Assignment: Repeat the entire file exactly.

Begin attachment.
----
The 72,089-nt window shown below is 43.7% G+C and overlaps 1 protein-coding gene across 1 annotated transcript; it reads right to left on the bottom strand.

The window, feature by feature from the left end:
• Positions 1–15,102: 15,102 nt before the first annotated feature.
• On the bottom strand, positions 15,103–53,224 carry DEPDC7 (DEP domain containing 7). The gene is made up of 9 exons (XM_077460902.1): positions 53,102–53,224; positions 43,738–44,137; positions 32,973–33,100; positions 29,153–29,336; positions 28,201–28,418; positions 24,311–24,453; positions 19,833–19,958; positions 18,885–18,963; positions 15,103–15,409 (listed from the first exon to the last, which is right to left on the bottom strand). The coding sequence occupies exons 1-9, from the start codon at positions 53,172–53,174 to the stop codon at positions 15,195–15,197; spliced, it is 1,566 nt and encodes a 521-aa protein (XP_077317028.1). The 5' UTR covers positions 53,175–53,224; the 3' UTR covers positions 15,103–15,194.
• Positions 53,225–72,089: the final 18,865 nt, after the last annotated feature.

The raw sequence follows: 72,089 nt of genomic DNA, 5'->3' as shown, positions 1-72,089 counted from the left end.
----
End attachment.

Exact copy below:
The 72,089-nt window shown below is 43.7% G+C and overlaps 1 protein-coding gene across 1 annotated transcript; it reads right to left on the bottom strand.

The window, feature by feature from the left end:
• Positions 1–15,102: 15,102 nt before the first annotated feature.
• On the bottom strand, positions 15,103–53,224 carry DEPDC7 (DEP domain containing 7). The gene is made up of 9 exons (XM_077460902.1): positions 53,102–53,224; positions 43,738–44,137; positions 32,973–33,100; positions 29,153–29,336; positions 28,201–28,418; positions 24,311–24,453; positions 19,833–19,958; positions 18,885–18,963; positions 15,103–15,409 (listed from the first exon to the last, which is right to left on the bottom strand). The coding sequence occupies exons 1-9, from the start codon at positions 53,172–53,174 to the stop codon at positions 15,195–15,197; spliced, it is 1,566 nt and encodes a 521-aa protein (XP_077317028.1). The 5' UTR covers positions 53,175–53,224; the 3' UTR covers positions 15,103–15,194.
• Positions 53,225–72,089: the final 18,865 nt, after the last annotated feature.

The raw sequence follows: 72,089 nt of genomic DNA, 5'->3' as shown, positions 1-72,089 counted from the left end.